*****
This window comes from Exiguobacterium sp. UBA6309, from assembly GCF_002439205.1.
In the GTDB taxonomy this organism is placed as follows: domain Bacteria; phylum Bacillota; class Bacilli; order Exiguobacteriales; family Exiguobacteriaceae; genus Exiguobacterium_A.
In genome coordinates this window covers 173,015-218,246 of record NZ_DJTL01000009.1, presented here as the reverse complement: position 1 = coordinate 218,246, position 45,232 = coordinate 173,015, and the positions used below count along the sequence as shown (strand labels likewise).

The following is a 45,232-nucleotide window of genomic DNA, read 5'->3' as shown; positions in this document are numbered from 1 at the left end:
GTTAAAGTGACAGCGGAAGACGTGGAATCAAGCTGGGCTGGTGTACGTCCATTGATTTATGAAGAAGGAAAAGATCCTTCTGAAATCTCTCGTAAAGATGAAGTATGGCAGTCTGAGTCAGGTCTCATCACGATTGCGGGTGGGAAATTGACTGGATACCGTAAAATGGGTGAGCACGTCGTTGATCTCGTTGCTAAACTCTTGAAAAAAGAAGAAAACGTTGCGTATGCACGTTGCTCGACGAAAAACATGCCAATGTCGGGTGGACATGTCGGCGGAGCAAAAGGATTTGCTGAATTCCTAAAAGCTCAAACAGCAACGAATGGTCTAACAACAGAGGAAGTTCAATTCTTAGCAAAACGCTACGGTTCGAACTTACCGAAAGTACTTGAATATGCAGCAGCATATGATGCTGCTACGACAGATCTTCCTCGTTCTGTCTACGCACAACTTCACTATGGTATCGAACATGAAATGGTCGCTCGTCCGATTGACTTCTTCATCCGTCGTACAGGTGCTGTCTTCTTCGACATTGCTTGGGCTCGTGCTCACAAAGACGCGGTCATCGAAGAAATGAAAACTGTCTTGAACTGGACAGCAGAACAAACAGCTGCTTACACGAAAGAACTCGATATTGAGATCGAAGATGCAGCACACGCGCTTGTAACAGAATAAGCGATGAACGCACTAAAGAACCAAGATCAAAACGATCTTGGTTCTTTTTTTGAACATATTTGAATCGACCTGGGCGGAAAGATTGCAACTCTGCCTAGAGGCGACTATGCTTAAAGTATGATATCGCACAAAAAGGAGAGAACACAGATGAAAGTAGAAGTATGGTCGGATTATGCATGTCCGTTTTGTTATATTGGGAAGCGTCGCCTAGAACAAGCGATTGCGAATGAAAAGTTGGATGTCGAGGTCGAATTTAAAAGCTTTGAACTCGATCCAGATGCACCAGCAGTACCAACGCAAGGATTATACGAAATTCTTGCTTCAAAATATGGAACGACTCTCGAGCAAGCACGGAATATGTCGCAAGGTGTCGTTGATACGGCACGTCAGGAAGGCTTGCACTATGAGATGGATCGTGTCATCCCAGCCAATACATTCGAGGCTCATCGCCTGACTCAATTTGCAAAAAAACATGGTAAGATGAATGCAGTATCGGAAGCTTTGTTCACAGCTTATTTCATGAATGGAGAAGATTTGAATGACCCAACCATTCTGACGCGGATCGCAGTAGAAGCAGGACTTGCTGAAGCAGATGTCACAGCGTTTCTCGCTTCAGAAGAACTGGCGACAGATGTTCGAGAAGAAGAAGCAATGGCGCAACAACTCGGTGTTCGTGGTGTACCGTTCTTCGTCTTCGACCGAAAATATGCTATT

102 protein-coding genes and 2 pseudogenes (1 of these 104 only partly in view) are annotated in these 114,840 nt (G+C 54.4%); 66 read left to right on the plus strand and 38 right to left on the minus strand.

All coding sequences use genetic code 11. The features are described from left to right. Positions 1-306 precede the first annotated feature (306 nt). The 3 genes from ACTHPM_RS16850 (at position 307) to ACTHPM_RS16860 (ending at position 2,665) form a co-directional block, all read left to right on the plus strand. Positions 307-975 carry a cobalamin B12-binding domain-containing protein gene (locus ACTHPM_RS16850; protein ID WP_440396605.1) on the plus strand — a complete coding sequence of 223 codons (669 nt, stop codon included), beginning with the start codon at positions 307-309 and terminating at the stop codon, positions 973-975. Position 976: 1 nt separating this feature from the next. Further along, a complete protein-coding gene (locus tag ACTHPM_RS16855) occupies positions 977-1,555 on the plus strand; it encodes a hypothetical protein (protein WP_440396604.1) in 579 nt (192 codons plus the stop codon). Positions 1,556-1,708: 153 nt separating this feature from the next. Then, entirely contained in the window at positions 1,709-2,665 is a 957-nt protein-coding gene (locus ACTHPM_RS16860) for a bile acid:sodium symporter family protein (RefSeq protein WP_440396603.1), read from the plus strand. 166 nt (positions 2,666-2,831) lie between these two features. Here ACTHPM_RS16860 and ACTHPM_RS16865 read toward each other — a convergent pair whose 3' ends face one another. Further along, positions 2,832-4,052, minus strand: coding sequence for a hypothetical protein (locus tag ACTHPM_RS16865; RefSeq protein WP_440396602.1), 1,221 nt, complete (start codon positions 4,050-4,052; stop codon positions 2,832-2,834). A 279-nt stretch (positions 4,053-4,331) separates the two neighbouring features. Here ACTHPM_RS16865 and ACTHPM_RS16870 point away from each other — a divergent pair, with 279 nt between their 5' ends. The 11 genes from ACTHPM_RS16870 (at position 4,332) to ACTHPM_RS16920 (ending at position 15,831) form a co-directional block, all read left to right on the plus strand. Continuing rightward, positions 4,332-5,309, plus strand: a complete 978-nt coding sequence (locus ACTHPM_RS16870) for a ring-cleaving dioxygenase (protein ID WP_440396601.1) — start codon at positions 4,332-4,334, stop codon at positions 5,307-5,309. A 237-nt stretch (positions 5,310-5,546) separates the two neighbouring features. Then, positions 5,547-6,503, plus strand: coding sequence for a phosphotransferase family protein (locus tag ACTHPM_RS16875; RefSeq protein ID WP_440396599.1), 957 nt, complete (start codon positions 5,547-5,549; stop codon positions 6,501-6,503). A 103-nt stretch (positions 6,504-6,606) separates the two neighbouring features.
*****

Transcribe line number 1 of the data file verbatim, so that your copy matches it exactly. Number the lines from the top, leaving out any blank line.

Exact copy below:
This window comes from Exiguobacterium sp. UBA6309, from assembly GCF_002439205.1.